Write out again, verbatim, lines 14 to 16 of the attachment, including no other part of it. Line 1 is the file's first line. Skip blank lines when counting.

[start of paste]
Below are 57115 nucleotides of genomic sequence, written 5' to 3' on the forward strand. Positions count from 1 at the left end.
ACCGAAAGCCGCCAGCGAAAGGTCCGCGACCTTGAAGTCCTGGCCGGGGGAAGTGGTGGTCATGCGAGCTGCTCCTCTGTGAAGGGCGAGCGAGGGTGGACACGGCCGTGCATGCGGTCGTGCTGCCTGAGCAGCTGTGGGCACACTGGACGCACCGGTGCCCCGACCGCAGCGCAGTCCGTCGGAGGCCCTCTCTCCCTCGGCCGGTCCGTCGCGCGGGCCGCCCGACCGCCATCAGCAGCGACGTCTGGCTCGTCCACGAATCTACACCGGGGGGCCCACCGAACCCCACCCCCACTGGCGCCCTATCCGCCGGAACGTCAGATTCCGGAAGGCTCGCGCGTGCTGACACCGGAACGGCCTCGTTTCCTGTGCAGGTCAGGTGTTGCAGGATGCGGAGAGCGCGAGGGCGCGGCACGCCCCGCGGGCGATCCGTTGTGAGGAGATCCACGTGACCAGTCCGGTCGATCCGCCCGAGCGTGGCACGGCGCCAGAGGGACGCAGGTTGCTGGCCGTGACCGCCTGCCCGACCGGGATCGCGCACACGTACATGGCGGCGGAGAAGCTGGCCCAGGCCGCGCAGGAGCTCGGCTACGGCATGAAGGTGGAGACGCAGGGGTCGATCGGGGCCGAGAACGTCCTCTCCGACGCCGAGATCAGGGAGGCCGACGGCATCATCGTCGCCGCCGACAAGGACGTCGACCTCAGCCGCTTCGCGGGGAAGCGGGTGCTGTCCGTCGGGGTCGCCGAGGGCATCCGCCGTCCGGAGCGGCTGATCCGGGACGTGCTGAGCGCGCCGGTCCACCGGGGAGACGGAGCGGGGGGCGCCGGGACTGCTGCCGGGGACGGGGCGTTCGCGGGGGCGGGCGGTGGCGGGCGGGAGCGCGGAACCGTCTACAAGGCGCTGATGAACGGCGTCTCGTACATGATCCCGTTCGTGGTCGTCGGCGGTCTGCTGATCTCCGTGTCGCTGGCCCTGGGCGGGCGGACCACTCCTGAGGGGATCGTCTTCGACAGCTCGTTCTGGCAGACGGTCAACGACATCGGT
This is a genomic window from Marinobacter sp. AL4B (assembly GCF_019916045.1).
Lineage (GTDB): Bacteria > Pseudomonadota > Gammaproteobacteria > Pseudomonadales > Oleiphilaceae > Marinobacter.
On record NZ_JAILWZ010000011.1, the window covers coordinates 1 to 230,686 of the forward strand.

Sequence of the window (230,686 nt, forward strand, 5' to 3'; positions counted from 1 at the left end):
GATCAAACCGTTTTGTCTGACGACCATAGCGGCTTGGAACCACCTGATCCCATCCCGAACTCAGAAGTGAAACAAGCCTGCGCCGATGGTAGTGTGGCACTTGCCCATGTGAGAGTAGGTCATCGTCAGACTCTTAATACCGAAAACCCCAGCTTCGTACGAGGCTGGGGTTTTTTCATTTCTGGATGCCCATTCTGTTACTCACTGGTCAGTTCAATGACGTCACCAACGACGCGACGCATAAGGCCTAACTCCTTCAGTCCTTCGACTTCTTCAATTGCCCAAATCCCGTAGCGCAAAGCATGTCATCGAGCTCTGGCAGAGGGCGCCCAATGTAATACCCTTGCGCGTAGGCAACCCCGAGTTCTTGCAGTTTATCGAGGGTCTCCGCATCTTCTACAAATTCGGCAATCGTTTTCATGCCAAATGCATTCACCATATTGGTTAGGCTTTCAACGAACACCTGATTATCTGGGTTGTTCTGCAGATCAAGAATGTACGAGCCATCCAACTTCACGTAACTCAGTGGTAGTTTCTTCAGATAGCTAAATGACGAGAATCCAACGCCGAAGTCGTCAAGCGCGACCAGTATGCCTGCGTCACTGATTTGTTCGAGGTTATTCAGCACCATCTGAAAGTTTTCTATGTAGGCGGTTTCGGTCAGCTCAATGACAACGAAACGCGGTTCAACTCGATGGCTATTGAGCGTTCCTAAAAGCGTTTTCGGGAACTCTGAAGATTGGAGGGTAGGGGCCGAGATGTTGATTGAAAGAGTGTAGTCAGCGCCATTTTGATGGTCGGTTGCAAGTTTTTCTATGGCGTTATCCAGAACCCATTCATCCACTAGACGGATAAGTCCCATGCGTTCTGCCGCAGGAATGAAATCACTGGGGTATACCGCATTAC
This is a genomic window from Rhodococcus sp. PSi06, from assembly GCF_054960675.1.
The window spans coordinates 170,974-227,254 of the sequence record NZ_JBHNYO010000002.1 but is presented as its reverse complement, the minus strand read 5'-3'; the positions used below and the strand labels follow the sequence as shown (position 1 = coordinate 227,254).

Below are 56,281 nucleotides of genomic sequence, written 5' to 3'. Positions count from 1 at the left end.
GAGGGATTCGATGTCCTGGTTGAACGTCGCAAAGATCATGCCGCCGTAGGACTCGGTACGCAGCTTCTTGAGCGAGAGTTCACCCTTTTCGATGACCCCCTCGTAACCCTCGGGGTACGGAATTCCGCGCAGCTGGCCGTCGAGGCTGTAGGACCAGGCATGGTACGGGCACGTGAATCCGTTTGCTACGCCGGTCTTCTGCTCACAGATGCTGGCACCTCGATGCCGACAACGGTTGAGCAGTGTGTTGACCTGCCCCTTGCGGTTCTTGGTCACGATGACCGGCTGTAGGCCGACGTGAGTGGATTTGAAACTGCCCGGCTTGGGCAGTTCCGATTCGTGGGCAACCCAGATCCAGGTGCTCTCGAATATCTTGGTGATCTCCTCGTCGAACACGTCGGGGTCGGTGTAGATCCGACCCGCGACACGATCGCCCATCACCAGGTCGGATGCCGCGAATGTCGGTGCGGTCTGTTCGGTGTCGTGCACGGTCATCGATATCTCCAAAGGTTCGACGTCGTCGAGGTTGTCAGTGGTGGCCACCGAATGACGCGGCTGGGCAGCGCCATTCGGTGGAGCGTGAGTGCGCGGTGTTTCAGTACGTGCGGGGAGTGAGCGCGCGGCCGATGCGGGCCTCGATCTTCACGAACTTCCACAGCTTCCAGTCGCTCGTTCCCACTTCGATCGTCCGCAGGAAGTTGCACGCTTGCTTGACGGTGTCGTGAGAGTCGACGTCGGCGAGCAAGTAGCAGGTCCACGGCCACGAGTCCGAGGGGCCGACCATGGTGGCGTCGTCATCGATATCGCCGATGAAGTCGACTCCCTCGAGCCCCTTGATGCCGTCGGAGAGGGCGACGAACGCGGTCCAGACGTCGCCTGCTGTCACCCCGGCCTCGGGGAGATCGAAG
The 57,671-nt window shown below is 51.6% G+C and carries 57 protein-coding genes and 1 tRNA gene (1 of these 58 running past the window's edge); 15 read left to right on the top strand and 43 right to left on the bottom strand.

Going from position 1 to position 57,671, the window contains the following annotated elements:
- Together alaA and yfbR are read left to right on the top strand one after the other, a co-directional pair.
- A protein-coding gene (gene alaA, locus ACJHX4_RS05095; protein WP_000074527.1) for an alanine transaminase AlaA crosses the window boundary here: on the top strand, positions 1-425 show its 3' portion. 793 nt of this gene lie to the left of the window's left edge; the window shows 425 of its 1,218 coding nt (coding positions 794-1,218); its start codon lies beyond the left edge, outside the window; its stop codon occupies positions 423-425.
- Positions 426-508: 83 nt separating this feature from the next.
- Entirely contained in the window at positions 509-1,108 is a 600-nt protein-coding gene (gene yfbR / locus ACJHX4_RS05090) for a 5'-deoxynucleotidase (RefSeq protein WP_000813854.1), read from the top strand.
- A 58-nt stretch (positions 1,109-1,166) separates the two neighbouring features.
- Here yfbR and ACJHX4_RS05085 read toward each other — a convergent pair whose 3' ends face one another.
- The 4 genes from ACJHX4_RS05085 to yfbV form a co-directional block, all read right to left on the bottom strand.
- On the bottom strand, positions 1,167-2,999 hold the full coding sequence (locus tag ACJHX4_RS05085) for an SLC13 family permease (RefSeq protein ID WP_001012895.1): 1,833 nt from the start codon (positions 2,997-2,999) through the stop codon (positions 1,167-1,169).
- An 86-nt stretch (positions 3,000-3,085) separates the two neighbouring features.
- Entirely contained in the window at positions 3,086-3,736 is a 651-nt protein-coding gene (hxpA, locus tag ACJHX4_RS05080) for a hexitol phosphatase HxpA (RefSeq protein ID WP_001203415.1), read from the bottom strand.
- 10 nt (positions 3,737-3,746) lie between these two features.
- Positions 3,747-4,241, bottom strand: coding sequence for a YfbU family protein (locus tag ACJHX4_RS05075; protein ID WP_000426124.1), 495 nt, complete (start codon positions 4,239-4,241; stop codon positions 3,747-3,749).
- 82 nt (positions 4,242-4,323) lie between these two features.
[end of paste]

- Together alaA and yfbR are read left to right on the top strand one after the other, a co-directional pair.
- A protein-coding gene (gene alaA, locus ACJHX4_RS05095; protein WP_000074527.1) for an alanine transaminase AlaA crosses the window boundary here: on the top strand, positions 1-425 show its 3' portion. 793 nt of this gene lie to the left of the window's left edge; the window shows 425 of its 1,218 coding nt (coding positions 794-1,218); its start codon lies beyond the left edge, outside the window; its stop codon occupies positions 423-425.
- Positions 426-508: 83 nt separating this feature from the next.